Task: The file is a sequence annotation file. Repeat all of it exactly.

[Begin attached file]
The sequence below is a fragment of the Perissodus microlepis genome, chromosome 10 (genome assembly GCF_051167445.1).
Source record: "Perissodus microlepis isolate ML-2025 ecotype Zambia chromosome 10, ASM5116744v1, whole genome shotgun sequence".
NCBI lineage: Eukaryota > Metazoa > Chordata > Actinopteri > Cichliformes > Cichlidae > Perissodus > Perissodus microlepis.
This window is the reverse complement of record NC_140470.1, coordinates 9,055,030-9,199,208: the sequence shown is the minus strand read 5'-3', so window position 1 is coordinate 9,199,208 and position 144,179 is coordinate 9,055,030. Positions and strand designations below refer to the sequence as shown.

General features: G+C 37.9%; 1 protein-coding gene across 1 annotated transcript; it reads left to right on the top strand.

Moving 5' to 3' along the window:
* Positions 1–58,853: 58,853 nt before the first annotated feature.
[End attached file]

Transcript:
The sequence below is a fragment of the Perissodus microlepis genome, chromosome 10 (genome assembly GCF_051167445.1).
Source record: "Perissodus microlepis isolate ML-2025 ecotype Zambia chromosome 10, ASM5116744v1, whole genome shotgun sequence".
NCBI lineage: Eukaryota > Metazoa > Chordata > Actinopteri > Cichliformes > Cichlidae > Perissodus > Perissodus microlepis.
This window is the reverse complement of record NC_140470.1, coordinates 9,055,030-9,199,208: the sequence shown is the minus strand read 5'-3', so window position 1 is coordinate 9,199,208 and position 144,179 is coordinate 9,055,030. Positions and strand designations below refer to the sequence as shown.

General features: G+C 37.9%; 1 protein-coding gene across 1 annotated transcript; it reads left to right on the top strand.

Moving 5' to 3' along the window:
* Positions 1–58,853: 58,853 nt before the first annotated feature.